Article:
Published 10 Jan 2020
People have been storing notes in text files long before Notenik came along.
At their most basic, such a note might consist simply of a chunk of text, with the file name serving as the note’s title.
A slightly more sophisticated approach would be to use Markdown to format a note, with a level 1 heading at the top of the file supplying a title for the note.
The use of MultiMarkdown metadata adds even more possibilities, allowing multiple keys and associated values to be specified at the top of a file.
Although Notenik will read and respect all of these different sorts of text files, its own native format is a bit different from any of these. An example follows:
Title: The Thinking Behind the Notenik File Format Tags: notenik, files Date: Jan 10, 2020 Teaser: People have been storing notes in text files long before Notenik came along. Body: People have been storing notes in text files long before Notenik came along. At their most basic, such a note might consist simply of a chunk of text, with the file name serving as the note's title.
The Notenik format is very similar to the MultiMarkdown metadata format, but differs in that an explicit Body label is expected to indicate the start of the Note’s body, rather than the body being assumed to start after the first blank line, or three hyphens, or four periods.
So why is the Notenik format different?
The answer, in general, is that I wanted Notenik files to have a bit more flexibility than any of these other formats, without sacrificing any of their simplicity or readability.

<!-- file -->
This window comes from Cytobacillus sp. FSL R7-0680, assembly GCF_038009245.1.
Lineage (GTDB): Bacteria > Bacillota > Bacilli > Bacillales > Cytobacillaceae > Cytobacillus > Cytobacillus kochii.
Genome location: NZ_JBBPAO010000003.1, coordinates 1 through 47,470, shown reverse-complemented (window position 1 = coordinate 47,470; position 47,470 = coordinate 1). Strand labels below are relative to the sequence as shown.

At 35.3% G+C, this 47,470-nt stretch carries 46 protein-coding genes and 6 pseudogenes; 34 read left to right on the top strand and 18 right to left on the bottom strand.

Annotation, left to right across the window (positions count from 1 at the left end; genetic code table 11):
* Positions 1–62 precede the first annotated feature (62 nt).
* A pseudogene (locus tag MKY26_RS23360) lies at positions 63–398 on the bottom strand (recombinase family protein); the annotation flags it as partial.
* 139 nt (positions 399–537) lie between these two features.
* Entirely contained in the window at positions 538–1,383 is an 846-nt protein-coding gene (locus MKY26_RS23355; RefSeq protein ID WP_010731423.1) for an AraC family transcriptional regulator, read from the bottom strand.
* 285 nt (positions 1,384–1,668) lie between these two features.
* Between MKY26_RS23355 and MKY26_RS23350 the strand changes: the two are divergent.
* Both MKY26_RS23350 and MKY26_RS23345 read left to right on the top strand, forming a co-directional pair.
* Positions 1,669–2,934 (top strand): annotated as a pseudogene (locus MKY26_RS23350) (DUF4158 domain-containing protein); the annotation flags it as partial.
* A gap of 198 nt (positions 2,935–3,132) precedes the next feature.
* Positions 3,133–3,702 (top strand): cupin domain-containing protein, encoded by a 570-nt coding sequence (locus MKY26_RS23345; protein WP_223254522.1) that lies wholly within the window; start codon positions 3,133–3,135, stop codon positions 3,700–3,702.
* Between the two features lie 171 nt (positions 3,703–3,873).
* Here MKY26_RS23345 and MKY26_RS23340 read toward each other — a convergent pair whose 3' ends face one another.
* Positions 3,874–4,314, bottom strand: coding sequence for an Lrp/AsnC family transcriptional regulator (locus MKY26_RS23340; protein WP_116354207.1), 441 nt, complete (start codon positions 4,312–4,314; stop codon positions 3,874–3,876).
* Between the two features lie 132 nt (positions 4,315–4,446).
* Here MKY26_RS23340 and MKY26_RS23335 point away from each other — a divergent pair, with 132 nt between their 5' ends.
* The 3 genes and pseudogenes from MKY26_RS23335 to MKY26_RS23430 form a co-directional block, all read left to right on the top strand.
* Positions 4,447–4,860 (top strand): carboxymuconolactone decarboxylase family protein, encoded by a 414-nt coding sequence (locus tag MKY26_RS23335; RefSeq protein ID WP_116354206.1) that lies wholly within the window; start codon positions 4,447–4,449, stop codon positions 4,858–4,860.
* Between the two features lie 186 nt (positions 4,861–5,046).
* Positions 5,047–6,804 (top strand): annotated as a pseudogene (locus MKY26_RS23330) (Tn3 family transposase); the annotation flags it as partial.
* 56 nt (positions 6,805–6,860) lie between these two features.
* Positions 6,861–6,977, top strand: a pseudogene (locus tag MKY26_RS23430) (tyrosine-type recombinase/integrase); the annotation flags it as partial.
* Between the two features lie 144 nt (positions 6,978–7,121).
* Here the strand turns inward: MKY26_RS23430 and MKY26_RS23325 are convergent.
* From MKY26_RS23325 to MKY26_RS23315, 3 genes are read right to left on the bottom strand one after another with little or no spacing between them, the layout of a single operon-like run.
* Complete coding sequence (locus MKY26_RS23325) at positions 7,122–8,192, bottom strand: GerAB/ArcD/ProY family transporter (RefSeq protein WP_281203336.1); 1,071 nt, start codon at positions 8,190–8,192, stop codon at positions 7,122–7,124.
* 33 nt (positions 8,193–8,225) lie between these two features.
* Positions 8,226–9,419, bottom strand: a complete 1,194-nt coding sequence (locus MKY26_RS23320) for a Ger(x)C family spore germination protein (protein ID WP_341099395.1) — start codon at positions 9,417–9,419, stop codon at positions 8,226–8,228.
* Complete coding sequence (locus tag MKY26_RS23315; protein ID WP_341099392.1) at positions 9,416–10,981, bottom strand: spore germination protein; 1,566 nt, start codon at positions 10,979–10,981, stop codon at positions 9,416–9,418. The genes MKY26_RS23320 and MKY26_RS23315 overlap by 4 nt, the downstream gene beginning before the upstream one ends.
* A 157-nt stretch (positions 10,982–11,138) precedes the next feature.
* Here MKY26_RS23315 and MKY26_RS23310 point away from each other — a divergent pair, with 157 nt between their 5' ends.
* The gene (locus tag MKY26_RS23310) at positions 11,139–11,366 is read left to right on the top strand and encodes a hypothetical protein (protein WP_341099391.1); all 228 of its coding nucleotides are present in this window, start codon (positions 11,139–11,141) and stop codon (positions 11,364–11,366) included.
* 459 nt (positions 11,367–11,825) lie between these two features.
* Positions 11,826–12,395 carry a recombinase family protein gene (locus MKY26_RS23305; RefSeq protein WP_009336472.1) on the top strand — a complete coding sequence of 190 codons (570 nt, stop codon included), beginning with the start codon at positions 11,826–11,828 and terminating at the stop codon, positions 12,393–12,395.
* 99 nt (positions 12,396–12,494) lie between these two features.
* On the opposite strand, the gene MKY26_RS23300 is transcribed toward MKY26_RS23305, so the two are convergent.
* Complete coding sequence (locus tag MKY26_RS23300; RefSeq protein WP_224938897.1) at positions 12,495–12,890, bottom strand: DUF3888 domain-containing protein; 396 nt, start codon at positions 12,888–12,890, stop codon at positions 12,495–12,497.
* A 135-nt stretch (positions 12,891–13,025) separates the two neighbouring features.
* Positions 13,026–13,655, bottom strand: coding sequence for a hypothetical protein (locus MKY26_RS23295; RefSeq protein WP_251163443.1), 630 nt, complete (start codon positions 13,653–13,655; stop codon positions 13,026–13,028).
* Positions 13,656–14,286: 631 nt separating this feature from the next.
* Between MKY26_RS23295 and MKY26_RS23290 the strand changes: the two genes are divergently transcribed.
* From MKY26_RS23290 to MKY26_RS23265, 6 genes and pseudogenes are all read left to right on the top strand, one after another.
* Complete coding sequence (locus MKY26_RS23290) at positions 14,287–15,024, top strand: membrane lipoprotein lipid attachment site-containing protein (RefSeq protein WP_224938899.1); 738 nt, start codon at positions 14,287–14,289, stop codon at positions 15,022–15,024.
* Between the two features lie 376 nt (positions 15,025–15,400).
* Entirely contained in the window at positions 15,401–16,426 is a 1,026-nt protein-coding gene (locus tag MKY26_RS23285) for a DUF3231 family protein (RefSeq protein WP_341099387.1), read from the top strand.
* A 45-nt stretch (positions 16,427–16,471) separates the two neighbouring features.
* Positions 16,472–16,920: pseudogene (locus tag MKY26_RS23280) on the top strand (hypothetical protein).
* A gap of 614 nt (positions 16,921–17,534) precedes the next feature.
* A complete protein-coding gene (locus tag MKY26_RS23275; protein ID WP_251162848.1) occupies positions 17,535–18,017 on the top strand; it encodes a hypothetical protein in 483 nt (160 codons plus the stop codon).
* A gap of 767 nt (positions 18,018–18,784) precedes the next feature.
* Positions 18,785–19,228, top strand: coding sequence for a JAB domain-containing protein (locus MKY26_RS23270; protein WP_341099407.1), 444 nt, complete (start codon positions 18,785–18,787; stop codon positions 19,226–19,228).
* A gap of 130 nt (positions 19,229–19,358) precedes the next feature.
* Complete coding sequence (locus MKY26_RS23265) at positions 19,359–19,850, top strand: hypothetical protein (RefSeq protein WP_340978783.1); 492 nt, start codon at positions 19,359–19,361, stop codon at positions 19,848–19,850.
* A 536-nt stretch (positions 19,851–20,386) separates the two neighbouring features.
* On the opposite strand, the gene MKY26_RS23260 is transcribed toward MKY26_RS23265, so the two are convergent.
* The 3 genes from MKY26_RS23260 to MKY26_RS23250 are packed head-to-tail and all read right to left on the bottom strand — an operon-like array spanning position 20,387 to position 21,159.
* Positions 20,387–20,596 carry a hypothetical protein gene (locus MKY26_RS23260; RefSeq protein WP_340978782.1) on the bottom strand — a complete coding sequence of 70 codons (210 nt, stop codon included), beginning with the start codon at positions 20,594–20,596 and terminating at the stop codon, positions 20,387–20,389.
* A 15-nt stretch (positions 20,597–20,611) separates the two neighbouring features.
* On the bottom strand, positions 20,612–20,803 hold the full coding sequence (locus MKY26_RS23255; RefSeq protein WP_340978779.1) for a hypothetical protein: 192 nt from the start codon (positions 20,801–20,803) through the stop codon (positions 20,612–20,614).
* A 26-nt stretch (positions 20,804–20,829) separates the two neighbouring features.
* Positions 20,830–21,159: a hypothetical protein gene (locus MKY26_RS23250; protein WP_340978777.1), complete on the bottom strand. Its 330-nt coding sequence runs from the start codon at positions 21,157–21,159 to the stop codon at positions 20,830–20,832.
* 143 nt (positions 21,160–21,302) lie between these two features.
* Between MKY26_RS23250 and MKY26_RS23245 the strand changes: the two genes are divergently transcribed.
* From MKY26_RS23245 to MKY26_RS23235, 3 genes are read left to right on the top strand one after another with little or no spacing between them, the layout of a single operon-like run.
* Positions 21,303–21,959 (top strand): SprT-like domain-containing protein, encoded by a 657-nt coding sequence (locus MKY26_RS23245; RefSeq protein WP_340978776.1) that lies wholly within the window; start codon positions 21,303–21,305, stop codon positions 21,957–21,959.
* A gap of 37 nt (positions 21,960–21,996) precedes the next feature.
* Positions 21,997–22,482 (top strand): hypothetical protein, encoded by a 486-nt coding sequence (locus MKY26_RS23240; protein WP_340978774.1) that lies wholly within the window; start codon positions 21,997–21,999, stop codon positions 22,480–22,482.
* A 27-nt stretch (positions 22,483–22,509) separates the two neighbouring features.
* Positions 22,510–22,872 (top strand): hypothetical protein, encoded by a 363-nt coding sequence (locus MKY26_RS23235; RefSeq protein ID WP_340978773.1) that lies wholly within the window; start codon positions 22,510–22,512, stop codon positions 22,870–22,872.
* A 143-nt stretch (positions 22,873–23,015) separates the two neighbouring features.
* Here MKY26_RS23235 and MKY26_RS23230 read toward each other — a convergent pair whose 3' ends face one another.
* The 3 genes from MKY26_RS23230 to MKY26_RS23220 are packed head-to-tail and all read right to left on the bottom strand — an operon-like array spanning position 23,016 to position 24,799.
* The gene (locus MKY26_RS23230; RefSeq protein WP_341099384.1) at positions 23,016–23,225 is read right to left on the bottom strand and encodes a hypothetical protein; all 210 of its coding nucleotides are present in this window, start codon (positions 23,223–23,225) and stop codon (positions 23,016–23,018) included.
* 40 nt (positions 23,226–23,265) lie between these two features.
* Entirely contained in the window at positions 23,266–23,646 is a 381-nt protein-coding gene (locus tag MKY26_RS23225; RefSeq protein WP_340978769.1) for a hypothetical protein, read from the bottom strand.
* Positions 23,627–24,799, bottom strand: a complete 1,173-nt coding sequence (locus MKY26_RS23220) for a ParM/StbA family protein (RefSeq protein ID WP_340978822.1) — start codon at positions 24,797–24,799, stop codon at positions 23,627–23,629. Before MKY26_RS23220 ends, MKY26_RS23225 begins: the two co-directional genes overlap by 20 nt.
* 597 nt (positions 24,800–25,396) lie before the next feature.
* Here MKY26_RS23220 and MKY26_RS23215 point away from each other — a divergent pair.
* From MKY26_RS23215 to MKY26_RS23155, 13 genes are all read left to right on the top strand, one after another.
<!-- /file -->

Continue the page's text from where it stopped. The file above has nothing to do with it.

So whereas these other formats are primarily for documents, with at most some ability to supply metadata describing the docs, a Notenik file is an object consisting of a number of fields, with one or more of those fields containing text formatted using Markdown.
That being said, a Notenik file is not a completely general-purpose object: it’s not intended to compete with JSON, for example. For one thing, each note must have a Title field and a Body field, in addition to other fields. Also, each field generally consists of a single value, without any convention for handling arbitrary lists, or any nesting of objects.
So there you have it: a Notenik Note sits somewhere between a Markdown doc with metadata and a full-fledged object with any number of complex fields. Which makes it simple enough to be read and written by ordinary humans using any text editor, and yet flexible enough to help such users keep track of any number of useful, everyday objects.
Which was exactly my intent when concocting this format.